Ontology asks, What exists?,
to which the answer is Everything.
— W.V.O. Quine, Word and Object


Line comment

q)/Oh what a lovely day
Trailing comment
q)2+2  /I know this one
Multiline comment
    Oh what a beautiful morning
    Oh what a wonderful day
ignore this and what follows
the restroom at the end of the universe


noun examples
atom 42; "a"; 1b; 2012.08.04; `ibm
vector (43;44;45); "abc"; 0101b; `ibm`goo; 2012.09.15 2012.07.05
list (43;"44";45); ("abc";0101b;);(("abc";1 2 3); `ibm`abc)
dictionary `a`b`c!42 43 44; `name`age!(`john`carol`ted;42 43)
table ([]name:`john`carol`ted; age:42 43 44)
keyed table ([name:`john`carol`ted] age:42 43 44)

Lists are zero or more items, separated by semicolons, and enclosed in parentheses. An item can be any noun.

A vector is a list in which all items are of the same datatype. It can be represented without parentheses. Numeric, boolean, char and symbol vectors have their own forms.

type example
numeric 42 43 44
date 2012.09.15 2012.07.05
char "abc"
boolean 0101b
symbol `ibm`att`ora

The syntactic class of nouns includes all data structures. Operators, functions and adverbs can be given noun syntax by listing or parenthesising them.



Attributes are metadata that apply to lists of special form. They are often used on a dictionary domain or a table column to reduce storage requirements or speed retrieval.

Names and namespaces

Names consist of upper- and lower-case alphabetics. They may contain, but not begin with, underscores and numbers. For example: a, foo, foo2_bar.

What in the world is a namespace?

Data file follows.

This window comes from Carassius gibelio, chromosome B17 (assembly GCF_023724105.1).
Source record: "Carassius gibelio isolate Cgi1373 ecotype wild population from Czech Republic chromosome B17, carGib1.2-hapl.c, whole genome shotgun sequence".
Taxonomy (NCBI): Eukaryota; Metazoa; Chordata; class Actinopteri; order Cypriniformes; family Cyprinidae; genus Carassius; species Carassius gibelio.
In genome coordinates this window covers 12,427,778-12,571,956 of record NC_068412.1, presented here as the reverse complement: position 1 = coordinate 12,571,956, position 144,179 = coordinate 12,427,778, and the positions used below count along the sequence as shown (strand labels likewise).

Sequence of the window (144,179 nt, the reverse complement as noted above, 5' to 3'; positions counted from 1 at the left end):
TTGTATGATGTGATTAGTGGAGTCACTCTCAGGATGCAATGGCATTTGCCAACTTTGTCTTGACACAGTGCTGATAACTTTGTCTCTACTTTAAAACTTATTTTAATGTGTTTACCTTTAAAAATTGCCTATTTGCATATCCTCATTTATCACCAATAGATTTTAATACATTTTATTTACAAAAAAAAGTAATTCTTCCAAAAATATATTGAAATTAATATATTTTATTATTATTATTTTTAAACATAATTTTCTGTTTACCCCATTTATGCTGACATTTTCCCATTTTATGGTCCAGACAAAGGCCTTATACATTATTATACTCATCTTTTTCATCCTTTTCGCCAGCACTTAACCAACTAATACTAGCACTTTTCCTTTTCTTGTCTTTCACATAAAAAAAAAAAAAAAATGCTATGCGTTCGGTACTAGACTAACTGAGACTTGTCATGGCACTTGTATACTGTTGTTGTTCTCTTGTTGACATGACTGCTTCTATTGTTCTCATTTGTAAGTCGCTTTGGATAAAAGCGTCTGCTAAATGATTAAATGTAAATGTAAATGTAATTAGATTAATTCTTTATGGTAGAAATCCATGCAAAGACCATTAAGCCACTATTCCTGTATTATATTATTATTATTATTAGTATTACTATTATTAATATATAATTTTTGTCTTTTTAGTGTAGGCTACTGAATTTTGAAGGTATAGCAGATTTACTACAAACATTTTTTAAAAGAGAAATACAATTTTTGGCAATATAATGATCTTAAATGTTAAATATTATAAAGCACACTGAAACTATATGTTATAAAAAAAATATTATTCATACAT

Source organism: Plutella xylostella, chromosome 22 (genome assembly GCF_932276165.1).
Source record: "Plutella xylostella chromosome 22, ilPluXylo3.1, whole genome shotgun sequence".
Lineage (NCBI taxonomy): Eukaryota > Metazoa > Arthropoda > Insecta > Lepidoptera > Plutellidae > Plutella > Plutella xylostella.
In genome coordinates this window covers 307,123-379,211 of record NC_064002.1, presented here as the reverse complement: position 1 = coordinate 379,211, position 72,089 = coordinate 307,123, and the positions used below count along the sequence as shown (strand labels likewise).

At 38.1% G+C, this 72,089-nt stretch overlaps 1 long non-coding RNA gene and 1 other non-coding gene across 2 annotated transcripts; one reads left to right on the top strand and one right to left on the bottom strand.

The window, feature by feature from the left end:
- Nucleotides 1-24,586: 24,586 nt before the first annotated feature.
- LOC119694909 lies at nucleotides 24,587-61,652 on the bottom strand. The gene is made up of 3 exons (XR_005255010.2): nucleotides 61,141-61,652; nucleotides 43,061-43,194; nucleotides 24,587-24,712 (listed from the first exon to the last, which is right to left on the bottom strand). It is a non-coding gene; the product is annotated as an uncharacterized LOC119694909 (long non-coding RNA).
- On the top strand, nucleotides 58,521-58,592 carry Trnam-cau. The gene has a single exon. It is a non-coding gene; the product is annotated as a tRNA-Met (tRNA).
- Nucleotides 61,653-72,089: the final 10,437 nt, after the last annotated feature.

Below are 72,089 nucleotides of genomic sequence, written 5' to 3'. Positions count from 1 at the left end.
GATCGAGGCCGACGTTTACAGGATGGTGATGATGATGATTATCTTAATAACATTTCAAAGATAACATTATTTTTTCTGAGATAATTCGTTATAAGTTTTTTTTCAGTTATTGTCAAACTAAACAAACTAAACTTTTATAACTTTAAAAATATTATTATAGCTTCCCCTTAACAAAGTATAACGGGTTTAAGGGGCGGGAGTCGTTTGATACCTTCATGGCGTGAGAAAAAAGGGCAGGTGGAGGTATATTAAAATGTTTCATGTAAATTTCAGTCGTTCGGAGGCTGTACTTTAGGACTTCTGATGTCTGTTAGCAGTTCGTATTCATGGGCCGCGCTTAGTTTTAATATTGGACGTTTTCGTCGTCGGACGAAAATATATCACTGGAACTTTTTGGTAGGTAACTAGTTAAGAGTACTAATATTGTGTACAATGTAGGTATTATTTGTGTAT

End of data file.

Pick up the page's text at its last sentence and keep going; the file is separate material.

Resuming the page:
— Kenneth E. Iverson

A namespace is a container or context within which a name resolves to a unique value. Namespaces are children of the root namespace (usually just root) and are designated by a dot prefix. Names in the root have no prefix. The root namespace of a q session is parent to multiple namespaces, e.g. h, Q and z. (Namespaces with 1-character names – of either case – are reserved for use by Kx.)

q).z.p                         / GMT timestamp

Names in context


Functions are:

  1. operators and primitive functions, eg +, count
  2. as defined in the lambda notation, eg {x+2*y}
  3. as derived from (1) and (2) by adverbs, eg +/, count'
  4. q-SQL functions, e.g. select

Functions are first-class objects and can be passed as arguments to other functions. Functions that take other functions as arguments are known as higher-order functions.


Operators are primitive binary functions that may be applied infix.

q)|[2;3]                 / maximum, prefix form
q)2|3                    / maximum, infix form
q)rotate[2;0 1 2 3 4 5]  / prefix form
2 3 4 5 0 1
q)2 rotate 0 1 2 3 4 5   / infix form
2 3 4 5 0 1
Operators are denoted by glyphs or reserved words or both. They cannot be defined using the lambda notation.

glyph operator glyph operator glyph operator glyph operator
= equal <> not equal ~ match
< less than <= less than or equal > greater than >= greater than or equal
+ plus - minus * times % divided by
& minimum | maximum
# take , join ^ fill; coalesce _ drop; cut
! dict; key; enum; update; delete

Minimum and maximum

The minimum operator is denoted by both the & glyph and the reserved word and. The maximum operator is denoted by both the | glyph and the reserved word or.

Reserved words

The following reserved words denote operators.

Aand, asof
Bbin, binr
Ccor, cov, cross, cut
Ddiv, dsave
Eeach, ema, except
Iij, in, insert, inter
Llike, lj, ljf, lsq
Mmavg, mcount, mdev, mmax, mmin, mmu, mod, msum
Oor, over
Ppeach, pj, prior
Sscan, scov, set, setenvss, sublist, sv consolidate
Uuj, union, upsert
Vvs encode, vs split
Wwavg, within, wsum
Xxasc, xbar, xcol, xcols, xdesc, xexp, xgroup, xkey, xlog, xprev, xrank


Adverbs are primitive higher-order functions: they return derivatives (derived functions). They are denoted by six overloaded glyphs: ', /, \, ':, /: and \:.

q)+/[2 3 4]  / reduce 2 3 4 with +
q)*/[2 3 4]  / reduce 2 3 4 with *
adverb syntax

Control words

The control words do, if and while govern evaluation.

System commands

Expressions beginning with \ are system commands or multiline comments (see above).

q)/ load the script in file my_app.q
q)\l my_app.q


A script is a text file; its lines a list of expressions and/or system commands, to be executed in sequence. By convention, script files have the extension q.

Within a script

  • function definitions may extend over multiple lines
  • an empty comment begins a multiline comment.